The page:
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Swenson: There are consequences

Nevada Joint Union High School District Superintendent Ralf Swenson has decided to uphold the forfeiture of Bear River’s girls basketball season and the athletic suspension of four other winter athletes after discussing the matter with the board of education Tuesday.

Swenson is not accepting the appeal to suspend all punishments of student athletes involved after a closed session with the board to discuss “anticipated litigation,” according to the meeting’s agenda.

“I just believe the decision was correct,” Swenson said of Bear River’s administrators application of the athletic code.



The girls basketball season was canceled after it was discovered that 10 of the 11 team players were found to be in violation of the athletic code as well two snowboarders, a boys basketball player and a cheerleader.

Parents and students alike have admitted there was drinking at a private party in Granite Bay, which falls under illegal substances portion of the athletic code.




Parents alleged that the athletic code didn’t apply because it wasn’t a “school-related” activity as described in section K, the scope of the code’s application. Yet, administrators pointed to section J of the code, which explicitly forbids the use of illegal substances.

The parents appealed to the superintendent after they said their concerns fell on deaf ears when confronted with the outcome by Bear River’s administrators. The season was forfeited Jan. 29 with three weeks of games remaining.

Because the athletic code’s illegal substances portion – which includes alcohol – was violated, the 14 student-athletes were put on a 30-calendar day athletic suspension that effectively ended Bear River’s season with a majority of its players sidelined.

The penalty for violating the code is outlined in the four-page document itself, which has to be signed off by the student athlete and one parent or guardian.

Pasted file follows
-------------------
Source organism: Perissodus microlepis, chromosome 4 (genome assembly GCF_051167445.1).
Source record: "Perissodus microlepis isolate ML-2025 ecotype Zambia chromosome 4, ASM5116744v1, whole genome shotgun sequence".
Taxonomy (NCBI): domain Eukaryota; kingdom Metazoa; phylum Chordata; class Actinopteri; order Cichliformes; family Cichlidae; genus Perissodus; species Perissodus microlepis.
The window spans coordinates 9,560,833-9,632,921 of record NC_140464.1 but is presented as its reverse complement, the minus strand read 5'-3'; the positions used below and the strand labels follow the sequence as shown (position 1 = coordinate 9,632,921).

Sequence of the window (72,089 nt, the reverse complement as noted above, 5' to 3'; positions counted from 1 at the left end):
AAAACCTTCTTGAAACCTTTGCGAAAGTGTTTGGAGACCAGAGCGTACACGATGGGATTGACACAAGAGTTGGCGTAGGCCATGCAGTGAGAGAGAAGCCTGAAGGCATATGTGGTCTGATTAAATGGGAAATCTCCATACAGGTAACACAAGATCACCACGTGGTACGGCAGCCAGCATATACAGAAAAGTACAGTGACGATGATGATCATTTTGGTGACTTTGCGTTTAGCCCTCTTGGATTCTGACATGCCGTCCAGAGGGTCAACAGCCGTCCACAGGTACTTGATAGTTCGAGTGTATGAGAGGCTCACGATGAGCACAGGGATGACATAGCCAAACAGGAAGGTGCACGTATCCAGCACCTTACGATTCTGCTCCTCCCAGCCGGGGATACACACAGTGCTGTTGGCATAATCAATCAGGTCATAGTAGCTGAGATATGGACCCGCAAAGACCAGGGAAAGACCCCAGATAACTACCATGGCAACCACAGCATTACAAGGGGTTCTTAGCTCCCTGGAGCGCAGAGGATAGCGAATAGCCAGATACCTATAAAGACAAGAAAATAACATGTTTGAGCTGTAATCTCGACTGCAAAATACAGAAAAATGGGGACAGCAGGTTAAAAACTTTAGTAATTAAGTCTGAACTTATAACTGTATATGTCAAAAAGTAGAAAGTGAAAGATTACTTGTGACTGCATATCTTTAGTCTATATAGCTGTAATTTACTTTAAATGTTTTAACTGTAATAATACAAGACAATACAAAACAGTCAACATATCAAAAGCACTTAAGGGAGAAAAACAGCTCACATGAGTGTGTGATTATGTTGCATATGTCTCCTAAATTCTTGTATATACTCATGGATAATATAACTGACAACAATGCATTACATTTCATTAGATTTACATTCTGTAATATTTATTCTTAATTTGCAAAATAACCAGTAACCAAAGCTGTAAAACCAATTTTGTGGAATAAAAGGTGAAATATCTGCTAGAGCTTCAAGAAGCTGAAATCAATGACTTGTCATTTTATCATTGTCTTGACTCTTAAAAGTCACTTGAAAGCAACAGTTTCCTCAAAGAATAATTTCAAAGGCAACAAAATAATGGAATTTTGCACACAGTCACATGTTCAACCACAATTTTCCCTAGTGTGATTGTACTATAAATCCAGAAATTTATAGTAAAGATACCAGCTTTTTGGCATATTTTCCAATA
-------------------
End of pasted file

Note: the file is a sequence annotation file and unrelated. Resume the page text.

“I just feel this is an appropriate decision for all of our students that Bear River’s administrators applied the code,” Swenson said. “Not just our student athletes.

“There are consequences.”

Some parents lamented the response by Swenson, after what was deemed a positive meeting Friday with the superintendent.

“I was just hoping that he would let the girls play their last couple of games and hopefully the playoffs,” said parent and team scorekeeper Larry Uno. “My daughter’s going to be definitely dissapointed. (A reversal) looked promising in the meetings, but apparently not. He decided to stick to his guns.”

Grant Greven, also a parent of a girls basketball player was also dissapointed.

“It’s unfortunate,” Greven said. “We realize he didn’t have room to back down. The contract is a terrible contract. Hopefully, good things come out of it, they redo the contract and they have guidelines for how they interview kids.

“A lot of lessons have been learned,” Greven continued. “If there’s one kid that decides to not drink and drive, or drink … I guess that’s a good thing that comes out of it.

“That’s the way we have to see it.”

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To contact Sports Writer Zuri Berry, e-mail zberry@theunion.com or call 477-4244.


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